His torturer expected this, of course, and uses Picard’s impeccable etiquette against him by putting the primary means of torture8 in the maggot snack. I like to think of this as the first act of psychological torture. Picard’s reputation precedes him, and his torturer is attempting to turn his greatest personal strength into a weakness.
Picard will have none of this, of course, so the Cardasian quickly resorts to an extremely painful, but completely invisible and network friendly form of torture.
This continues for some time, with occasional breaks for the rest of the plot to figure out how to rescue Picard.
Then, just before the last commercial break, Picard and the Cardasian are having a little chat, like you do, and the Cardasian inadvertently reveals a childhood trauma that Picard picks up on, and thinks aloud at his captor as he figures out that the Cardasian is really just getting back at people to compensate for being a little kid who got beaten up a lot. The Cardasian confirms this by losing his cool and cranking up the remote, and we cut to commercial on the image of Picard shouting, “you’re just a scared little boy!” even as he’s being hit with nine billion nano-quantimitons.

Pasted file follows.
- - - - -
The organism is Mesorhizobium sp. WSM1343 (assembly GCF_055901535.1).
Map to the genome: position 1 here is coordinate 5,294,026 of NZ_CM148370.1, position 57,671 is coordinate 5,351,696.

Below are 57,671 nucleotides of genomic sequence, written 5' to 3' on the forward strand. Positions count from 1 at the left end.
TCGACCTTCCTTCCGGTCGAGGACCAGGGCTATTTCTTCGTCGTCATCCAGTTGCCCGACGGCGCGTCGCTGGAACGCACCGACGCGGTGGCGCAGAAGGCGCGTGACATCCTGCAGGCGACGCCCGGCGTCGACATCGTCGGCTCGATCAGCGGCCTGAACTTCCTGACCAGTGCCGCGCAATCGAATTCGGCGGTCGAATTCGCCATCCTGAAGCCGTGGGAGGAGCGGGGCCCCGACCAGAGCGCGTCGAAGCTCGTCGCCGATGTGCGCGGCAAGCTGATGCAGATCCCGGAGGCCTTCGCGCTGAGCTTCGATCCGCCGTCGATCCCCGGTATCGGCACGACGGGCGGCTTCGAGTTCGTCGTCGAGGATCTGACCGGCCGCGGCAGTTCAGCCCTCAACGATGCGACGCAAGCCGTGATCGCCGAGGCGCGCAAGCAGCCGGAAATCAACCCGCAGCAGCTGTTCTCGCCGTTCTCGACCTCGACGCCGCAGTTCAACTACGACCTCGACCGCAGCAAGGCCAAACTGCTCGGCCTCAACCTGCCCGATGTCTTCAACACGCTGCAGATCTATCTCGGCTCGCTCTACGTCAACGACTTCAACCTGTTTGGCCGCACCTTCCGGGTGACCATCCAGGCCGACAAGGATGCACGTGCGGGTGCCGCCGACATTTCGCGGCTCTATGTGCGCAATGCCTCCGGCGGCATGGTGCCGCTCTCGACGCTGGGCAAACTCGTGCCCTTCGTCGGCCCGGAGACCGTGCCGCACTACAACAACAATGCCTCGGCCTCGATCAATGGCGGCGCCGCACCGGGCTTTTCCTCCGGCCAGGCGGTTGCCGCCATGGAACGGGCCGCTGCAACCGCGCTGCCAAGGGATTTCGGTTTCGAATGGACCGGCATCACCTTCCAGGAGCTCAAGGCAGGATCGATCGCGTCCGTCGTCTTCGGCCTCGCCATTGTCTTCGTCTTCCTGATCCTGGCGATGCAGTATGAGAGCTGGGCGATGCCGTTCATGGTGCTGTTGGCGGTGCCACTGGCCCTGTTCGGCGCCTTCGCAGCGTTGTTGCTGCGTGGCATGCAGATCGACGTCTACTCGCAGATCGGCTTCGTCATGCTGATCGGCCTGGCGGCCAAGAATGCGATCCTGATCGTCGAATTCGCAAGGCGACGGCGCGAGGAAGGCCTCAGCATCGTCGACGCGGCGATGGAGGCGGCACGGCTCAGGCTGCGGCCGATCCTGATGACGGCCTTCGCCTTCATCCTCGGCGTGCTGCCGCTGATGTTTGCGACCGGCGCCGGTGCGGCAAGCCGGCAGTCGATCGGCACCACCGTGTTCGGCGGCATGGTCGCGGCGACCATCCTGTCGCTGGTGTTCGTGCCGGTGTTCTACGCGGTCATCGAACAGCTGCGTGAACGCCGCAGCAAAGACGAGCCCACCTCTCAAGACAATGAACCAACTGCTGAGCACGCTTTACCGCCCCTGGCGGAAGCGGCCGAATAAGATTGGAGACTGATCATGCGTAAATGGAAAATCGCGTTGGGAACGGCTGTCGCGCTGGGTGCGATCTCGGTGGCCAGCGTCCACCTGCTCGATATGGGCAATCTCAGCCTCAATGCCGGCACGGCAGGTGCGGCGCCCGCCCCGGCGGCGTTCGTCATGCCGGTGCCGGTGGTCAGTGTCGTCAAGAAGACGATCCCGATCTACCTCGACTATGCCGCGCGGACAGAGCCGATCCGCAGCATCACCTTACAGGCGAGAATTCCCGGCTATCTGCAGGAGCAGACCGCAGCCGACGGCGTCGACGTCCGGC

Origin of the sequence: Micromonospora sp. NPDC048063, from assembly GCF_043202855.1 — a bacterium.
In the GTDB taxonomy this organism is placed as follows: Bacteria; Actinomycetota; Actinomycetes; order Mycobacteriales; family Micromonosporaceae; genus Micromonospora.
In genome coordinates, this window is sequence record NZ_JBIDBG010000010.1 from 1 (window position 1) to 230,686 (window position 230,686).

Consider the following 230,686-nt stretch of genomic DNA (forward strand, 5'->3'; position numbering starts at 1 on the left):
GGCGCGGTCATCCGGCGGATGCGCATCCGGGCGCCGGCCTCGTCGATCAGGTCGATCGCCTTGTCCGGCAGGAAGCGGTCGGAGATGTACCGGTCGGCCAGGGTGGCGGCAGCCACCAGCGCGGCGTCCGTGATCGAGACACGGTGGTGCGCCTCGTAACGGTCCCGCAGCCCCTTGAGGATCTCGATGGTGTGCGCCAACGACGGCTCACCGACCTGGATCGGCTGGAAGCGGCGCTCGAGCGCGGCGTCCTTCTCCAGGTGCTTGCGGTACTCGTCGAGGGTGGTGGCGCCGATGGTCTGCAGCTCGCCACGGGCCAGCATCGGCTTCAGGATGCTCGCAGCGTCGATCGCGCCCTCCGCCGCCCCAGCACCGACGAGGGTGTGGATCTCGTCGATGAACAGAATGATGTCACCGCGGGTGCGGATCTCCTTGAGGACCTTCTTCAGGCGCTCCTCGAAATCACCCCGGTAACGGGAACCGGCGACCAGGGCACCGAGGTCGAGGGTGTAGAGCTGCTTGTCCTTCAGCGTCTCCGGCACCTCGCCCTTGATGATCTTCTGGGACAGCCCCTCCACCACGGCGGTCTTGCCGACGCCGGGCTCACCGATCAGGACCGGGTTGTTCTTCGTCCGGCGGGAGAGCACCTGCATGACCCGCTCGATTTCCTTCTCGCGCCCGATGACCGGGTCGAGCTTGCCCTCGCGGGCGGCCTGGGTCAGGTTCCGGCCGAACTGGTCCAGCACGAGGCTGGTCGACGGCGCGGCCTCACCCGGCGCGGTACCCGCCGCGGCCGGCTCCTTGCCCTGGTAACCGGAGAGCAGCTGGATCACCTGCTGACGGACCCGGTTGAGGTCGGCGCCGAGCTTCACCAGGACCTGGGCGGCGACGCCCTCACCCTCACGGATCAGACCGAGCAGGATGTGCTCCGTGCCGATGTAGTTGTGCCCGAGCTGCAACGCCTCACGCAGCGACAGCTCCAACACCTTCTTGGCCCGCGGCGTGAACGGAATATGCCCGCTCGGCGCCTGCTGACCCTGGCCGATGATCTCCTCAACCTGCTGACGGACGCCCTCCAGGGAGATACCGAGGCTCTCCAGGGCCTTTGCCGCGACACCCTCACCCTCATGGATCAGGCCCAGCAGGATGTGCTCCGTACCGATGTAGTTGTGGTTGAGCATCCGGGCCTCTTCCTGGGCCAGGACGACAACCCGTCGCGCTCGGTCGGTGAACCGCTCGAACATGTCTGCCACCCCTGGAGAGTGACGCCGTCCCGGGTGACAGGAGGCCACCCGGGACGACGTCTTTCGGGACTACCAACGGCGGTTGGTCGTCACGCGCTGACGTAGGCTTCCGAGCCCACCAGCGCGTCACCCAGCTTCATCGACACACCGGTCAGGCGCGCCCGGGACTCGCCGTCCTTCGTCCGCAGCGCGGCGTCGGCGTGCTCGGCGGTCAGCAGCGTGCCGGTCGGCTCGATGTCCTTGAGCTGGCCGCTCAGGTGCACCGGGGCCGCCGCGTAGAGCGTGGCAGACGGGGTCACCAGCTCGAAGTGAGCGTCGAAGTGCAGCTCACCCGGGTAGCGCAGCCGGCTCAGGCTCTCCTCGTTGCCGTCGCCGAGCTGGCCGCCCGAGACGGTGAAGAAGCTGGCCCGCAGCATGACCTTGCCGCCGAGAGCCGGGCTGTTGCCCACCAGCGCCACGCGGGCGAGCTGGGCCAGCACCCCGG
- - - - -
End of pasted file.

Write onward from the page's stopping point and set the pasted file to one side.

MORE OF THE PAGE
As viewers, we know Picard has just won by being the better man. But he couldn’t just be the better man by not being the man torturing a helpless prisoner. Picard’s infinite patience and understanding would never accept mere torture as evidence of someone being bad; it could be a cultural misunderstanding. No, Picard needed firm evidence that his opponent was of inferior moral character, and had selfish motivations for his actions. After this, the actual rescue is a minor plot point. Picard has proven he cannot be broken.